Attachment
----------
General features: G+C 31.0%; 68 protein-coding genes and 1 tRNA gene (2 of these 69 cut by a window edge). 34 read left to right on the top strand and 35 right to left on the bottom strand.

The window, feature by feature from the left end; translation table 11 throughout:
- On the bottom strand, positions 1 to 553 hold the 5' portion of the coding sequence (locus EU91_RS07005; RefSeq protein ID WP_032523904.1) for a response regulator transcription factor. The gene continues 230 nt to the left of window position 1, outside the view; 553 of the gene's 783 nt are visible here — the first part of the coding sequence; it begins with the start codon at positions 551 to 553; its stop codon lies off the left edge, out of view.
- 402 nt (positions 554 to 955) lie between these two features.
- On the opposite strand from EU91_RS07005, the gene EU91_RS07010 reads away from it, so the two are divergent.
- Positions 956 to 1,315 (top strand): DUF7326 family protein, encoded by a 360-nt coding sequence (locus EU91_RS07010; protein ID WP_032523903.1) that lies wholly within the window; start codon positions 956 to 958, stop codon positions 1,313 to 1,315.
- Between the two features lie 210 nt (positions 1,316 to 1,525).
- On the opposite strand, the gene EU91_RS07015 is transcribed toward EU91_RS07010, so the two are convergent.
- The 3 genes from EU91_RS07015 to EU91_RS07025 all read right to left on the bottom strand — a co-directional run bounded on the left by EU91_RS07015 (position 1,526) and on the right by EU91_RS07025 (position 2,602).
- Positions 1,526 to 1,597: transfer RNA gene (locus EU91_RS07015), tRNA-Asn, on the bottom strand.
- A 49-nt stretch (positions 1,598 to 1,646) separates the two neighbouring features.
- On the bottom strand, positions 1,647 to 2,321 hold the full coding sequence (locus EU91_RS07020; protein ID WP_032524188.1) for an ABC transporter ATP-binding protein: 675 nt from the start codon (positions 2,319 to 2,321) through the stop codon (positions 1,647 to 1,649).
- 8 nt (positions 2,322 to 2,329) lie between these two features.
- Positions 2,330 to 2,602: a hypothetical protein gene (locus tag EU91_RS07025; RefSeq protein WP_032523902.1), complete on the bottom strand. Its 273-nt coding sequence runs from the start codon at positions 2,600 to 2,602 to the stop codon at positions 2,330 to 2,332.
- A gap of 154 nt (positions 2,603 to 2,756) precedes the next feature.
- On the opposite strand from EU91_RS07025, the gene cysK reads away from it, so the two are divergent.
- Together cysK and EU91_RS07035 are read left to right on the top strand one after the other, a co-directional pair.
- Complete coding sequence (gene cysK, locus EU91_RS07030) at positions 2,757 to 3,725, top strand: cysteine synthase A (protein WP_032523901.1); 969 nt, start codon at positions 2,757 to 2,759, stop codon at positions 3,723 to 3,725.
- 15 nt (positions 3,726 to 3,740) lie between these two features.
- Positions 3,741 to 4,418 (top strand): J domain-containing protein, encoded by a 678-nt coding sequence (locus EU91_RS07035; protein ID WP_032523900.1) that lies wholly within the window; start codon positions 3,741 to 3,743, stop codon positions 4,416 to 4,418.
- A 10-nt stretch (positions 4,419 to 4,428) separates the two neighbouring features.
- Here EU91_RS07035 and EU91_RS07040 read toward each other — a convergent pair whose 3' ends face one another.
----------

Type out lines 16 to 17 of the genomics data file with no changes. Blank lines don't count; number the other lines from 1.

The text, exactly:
- On the opposite strand from EU91_RS07025, the gene cysK reads away from it, so the two are divergent.
- Together cysK and EU91_RS07035 are read left to right on the top strand one after the other, a co-directional pair.